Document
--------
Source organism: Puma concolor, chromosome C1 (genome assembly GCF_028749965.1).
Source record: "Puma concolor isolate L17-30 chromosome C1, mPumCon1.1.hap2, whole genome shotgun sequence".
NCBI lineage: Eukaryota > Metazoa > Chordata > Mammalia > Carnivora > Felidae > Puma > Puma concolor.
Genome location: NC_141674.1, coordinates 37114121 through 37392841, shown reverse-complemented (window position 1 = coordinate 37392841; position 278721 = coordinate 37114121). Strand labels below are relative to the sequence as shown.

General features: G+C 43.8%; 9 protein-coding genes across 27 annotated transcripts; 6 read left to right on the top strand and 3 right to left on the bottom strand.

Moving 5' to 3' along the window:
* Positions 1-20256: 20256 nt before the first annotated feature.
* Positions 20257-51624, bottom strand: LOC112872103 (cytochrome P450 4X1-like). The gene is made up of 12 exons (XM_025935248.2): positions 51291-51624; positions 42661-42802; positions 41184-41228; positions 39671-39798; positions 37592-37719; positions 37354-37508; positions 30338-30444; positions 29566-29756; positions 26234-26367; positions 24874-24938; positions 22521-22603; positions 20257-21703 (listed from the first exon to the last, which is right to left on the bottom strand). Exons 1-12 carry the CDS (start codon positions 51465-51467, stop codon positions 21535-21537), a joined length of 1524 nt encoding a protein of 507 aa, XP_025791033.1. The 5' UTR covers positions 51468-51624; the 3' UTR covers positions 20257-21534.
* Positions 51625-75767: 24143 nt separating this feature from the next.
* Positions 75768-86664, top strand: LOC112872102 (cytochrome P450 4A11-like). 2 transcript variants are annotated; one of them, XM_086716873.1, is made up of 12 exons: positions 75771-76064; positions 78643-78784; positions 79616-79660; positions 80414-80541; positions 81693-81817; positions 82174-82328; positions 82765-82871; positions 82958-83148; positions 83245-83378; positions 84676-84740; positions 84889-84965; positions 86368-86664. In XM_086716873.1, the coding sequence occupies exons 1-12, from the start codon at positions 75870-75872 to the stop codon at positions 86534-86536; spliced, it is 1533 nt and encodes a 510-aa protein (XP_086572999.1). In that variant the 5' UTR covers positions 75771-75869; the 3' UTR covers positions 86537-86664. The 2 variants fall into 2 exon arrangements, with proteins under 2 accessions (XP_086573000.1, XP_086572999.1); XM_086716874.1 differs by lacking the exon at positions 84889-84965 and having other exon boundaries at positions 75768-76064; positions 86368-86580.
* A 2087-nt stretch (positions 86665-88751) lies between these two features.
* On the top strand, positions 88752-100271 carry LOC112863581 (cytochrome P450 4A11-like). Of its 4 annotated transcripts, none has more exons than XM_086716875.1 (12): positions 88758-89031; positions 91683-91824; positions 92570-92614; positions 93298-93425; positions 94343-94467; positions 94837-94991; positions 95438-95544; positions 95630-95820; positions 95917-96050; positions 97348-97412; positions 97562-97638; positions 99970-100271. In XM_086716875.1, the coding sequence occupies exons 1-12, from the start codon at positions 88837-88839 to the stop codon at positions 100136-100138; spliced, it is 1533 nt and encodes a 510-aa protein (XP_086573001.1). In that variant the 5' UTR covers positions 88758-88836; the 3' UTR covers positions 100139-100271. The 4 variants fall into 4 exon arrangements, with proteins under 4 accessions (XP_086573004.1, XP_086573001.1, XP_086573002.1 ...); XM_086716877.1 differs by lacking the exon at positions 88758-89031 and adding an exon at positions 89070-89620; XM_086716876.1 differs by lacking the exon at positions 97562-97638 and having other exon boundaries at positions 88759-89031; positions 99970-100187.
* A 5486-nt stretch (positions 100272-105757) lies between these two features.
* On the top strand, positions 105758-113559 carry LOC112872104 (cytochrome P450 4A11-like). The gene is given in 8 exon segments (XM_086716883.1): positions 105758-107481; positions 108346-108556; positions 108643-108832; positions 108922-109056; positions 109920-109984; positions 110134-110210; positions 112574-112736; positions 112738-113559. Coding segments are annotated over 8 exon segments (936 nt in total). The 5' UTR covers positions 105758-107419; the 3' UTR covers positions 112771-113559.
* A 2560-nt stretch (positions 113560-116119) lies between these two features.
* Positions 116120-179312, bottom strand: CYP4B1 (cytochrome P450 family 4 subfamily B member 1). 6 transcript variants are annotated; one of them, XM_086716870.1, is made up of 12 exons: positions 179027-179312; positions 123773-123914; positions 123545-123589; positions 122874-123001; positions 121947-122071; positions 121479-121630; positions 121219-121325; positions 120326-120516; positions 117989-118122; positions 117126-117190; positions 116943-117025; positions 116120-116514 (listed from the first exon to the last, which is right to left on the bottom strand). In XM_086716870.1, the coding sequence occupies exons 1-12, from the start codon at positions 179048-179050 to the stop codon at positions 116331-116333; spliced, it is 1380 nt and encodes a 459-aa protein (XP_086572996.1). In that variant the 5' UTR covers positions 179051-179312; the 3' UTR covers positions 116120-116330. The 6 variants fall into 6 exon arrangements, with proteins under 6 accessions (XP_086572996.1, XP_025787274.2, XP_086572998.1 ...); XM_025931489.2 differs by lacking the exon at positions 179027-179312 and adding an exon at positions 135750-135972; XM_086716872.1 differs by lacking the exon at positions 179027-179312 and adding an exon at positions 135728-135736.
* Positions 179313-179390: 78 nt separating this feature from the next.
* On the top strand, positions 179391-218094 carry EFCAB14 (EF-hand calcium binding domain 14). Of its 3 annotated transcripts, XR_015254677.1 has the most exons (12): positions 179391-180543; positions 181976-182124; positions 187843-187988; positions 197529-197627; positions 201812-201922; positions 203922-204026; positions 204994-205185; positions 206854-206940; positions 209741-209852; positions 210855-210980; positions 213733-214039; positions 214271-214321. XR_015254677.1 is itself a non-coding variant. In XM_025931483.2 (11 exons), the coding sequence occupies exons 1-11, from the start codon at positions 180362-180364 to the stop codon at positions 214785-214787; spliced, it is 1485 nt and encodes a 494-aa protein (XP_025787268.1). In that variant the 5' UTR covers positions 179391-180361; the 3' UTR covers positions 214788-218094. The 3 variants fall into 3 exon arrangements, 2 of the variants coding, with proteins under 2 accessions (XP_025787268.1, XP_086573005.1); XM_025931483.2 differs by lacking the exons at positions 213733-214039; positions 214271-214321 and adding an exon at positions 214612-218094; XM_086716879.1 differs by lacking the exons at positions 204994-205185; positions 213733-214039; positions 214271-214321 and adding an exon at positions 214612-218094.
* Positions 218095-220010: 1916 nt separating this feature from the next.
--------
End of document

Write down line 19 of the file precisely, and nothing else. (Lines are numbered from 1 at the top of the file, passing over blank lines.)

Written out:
* Positions 218095-220010: 1916 nt separating this feature from the next.